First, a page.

History of the Hemet Valley
History Of Hemet
The area in which Hemet is located was first inhabited by members of the Cahuilla Indian tribe. Then, in the early 1800's, it became a cattle ranch for Mission San Luis Rey and was called Rancho San Jacinto. When the missions were broken up by the Mexican government, the land was awarded to Jose Antonio Estudillo in 1842.
The City of Hemet owes its inception and initial growth to two ironic events and the dedication of two wealthy men. The first event was the visit that Ramona author Helen Hunt Jackson made to the San Jacinto Valley in 1883 in order to gather material on the Sobobas, a group of Mission Indians living on the east side of the San Jacinto River. Mrs. Jackson was accompanied to the valley by her interpreter, Abbot Kinney.
During their visit, Jackson and Kinney stayed at various ranches and met numerous valley and mountain residents, notably Charles Thomas and Hancock McClung Johnston. Thomas and Johnston owned ranches in the San Jacinto Mountains where they raised race horses in what was then called Hemet Valley.
From these two men and others, Kinney undoubtedly learned about the 1882 court case wherin the lands of the Rancho San Jacinto Viejo were partitioned to various individuals, some of whom envisioned making a profit from their holdings if a sufficient water supply could be developed. Kinney also learned about and saw a potential reservoir site in Hemet Valley if a dam was constructed across the South Fork of the San Jacinto River.
The next day, October 15, 1886, Estudillo sold the 3,000 acres to three other men, Edward L. Mayberry, Albert H. Judson and Peter Potts, under the same terms as those with the Lake Hemet Company. Originally conceived by Abbott Kinney and Hancock M. Johnston, the town of Hemet would now evolve under the watchful eye and ready money of E.L. Mayberry and later, W. Whittier.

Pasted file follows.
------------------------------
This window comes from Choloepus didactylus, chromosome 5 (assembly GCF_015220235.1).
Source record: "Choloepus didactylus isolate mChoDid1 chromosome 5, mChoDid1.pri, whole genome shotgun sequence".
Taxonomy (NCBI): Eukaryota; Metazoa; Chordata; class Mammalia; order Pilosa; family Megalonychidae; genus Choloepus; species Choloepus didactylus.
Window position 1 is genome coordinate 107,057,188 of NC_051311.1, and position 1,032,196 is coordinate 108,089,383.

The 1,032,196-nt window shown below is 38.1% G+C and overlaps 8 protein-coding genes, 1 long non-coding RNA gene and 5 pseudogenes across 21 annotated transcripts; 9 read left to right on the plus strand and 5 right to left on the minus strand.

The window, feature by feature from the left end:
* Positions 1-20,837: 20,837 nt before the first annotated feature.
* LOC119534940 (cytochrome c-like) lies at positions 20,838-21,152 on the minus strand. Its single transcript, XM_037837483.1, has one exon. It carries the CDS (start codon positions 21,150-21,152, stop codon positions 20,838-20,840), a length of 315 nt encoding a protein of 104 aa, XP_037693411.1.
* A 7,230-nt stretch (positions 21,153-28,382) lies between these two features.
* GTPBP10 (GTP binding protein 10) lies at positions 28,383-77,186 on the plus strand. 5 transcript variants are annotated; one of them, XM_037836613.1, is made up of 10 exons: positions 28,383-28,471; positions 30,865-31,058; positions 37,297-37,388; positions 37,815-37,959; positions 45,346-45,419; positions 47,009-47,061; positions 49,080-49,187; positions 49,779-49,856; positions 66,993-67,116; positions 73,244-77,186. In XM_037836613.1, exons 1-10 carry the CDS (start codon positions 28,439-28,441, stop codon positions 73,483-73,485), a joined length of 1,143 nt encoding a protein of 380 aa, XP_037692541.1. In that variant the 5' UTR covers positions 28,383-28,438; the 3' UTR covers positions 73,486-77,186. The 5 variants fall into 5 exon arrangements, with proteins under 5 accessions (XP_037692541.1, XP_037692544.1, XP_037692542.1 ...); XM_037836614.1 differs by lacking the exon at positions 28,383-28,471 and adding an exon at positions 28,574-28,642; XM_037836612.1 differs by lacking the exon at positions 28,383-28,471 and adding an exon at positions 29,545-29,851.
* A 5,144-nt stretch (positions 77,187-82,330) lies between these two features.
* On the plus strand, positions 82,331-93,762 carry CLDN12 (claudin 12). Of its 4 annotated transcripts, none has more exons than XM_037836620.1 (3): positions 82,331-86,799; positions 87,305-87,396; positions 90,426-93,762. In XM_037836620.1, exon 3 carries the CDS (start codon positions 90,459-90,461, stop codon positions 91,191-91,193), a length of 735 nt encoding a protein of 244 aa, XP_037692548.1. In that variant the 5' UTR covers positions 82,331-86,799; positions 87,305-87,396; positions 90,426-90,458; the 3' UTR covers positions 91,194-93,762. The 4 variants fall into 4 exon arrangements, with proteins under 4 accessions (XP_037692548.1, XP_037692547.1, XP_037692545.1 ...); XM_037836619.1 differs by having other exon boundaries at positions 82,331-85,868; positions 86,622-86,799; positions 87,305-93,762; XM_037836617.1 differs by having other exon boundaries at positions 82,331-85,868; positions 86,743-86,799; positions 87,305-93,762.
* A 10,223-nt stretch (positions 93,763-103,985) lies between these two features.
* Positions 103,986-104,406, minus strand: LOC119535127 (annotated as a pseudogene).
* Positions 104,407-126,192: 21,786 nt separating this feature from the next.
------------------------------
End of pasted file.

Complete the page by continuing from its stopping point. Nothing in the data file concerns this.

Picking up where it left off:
By December of 1886, Mayberry, Judson and Potts had sold some of their interests in the Estudillo tract to Hancock M. Johnston. Also in that same month, the four men and a San Francisco capitalist friend of the Mayberry's, William Whittier, acquired another 3,000 acres adjacent to and east of the Estudillo tract from H.T. Hewitt, who owned a hotel and some shops in San Jacinto, about a mile north of Park Hill. The Hewitt agreement included a stipulation that a townsite would be located on or near Park Hill.
The Hewitt property provided the basis for the formation of two companies. On January 27, 1887, the Lake Hemet Company and the Hemet Land Company were formed by Johnston, Judson, Mayberry and Whittier, the latter two holding the majority of stock in both companies.
The original plans were to build a dam in the mountains to form a reservoir in order to supply water to the lands of the Hemet Land Company, the Estudillo tract and two townsites, Hemet and South San Jacinto.
During 1887 plans were made to lay the first railroad tracks into the San Jacinto Valley. Mayberry and Whittier wanted the Santa Fe Company to run the tracks through the Estudillo tract, to the east line of the Hemet Land Company lands, and then north and west to the town of San Jacinto, thus providing railroad access to Hemet and South San Jacinto land buyers. Instead, the first official train into the valley came in April 1888 to Mayberry's townsite and then turned north, ending at a spot one-half mile from the town of San Jacinto.